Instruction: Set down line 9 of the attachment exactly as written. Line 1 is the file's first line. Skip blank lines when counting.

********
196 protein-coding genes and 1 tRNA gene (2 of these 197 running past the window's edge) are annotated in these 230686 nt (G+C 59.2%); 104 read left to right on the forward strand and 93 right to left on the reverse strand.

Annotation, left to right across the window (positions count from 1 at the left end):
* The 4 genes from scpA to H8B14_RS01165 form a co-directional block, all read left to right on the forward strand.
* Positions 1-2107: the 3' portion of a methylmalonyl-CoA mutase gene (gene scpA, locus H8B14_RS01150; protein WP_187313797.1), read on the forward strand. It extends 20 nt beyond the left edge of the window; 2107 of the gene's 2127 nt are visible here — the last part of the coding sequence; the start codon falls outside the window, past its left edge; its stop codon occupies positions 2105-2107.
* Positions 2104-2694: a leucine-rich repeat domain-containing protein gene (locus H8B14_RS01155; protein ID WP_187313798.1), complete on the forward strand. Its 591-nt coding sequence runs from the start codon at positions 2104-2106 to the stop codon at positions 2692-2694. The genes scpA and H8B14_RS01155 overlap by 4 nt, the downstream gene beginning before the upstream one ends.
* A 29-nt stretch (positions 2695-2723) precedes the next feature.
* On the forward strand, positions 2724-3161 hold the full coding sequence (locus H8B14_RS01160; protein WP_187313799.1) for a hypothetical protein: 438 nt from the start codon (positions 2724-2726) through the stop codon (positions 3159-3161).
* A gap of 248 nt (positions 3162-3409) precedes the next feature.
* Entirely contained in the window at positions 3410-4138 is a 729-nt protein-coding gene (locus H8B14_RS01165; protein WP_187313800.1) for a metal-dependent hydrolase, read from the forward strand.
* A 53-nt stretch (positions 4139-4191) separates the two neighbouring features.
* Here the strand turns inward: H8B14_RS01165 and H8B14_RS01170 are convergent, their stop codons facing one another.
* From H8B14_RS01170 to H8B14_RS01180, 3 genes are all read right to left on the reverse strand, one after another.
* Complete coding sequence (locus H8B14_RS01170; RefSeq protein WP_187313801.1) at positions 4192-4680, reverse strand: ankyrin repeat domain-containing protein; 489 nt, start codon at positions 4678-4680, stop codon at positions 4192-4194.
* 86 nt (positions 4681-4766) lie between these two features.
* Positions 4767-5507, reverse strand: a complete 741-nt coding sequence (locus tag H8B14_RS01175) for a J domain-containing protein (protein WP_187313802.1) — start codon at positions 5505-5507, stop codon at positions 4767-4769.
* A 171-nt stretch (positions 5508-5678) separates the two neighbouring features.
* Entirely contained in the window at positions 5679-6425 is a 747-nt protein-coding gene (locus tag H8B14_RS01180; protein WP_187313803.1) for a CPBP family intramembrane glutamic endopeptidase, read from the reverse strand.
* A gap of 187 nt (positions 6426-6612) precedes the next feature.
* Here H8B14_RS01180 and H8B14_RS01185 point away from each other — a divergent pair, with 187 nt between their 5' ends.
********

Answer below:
* Entirely contained in the window at positions 3410-4138 is a 729-nt protein-coding gene (locus H8B14_RS01165; protein WP_187313800.1) for a metal-dependent hydrolase, read from the forward strand.